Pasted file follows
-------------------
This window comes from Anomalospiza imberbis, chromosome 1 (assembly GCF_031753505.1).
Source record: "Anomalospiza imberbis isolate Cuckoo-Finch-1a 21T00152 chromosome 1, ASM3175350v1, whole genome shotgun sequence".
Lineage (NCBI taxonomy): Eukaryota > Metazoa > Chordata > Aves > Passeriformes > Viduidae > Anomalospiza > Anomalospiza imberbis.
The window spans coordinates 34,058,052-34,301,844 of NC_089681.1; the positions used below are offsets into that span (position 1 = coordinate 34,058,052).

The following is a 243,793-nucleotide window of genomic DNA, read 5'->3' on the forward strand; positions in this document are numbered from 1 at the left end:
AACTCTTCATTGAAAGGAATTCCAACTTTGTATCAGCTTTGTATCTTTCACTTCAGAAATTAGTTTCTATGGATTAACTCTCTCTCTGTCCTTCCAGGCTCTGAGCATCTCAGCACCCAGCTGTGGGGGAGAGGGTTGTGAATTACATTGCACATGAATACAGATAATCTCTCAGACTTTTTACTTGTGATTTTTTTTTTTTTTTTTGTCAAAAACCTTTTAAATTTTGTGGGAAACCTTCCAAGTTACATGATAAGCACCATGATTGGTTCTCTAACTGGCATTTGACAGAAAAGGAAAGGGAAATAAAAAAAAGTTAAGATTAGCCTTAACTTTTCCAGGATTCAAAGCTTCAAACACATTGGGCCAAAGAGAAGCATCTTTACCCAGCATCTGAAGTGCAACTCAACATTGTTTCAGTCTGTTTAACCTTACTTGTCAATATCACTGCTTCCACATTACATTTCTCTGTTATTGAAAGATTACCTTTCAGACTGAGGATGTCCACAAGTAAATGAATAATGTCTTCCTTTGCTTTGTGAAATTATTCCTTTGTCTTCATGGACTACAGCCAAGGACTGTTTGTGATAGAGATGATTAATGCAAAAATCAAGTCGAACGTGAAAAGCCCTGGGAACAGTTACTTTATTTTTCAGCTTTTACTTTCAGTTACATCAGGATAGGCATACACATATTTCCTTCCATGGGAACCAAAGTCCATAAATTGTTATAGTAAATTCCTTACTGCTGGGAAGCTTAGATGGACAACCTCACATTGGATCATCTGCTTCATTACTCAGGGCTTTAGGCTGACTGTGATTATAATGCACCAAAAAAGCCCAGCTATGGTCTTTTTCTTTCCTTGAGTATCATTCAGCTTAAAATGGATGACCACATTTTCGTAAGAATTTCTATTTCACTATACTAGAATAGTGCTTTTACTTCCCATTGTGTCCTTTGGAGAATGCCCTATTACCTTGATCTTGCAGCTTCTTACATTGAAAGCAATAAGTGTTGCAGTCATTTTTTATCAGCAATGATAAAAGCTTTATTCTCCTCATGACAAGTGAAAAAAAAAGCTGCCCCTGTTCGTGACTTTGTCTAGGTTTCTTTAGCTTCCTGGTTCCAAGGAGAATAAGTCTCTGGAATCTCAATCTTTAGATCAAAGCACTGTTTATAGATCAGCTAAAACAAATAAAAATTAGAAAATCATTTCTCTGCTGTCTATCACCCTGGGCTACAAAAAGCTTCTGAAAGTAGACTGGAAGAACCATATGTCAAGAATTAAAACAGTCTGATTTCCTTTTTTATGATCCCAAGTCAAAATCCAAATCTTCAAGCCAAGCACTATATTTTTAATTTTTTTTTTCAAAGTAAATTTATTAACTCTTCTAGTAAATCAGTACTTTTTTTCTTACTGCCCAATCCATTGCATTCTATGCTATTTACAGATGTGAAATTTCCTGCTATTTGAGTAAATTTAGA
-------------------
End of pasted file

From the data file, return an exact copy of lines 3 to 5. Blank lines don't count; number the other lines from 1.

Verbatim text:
Lineage (NCBI taxonomy): Eukaryota > Metazoa > Chordata > Aves > Passeriformes > Viduidae > Anomalospiza > Anomalospiza imberbis.
The window spans coordinates 34,058,052-34,301,844 of NC_089681.1; the positions used below are offsets into that span (position 1 = coordinate 34,058,052).

The following is a 243,793-nucleotide window of genomic DNA, read 5'->3' on the forward strand; positions in this document are numbered from 1 at the left end: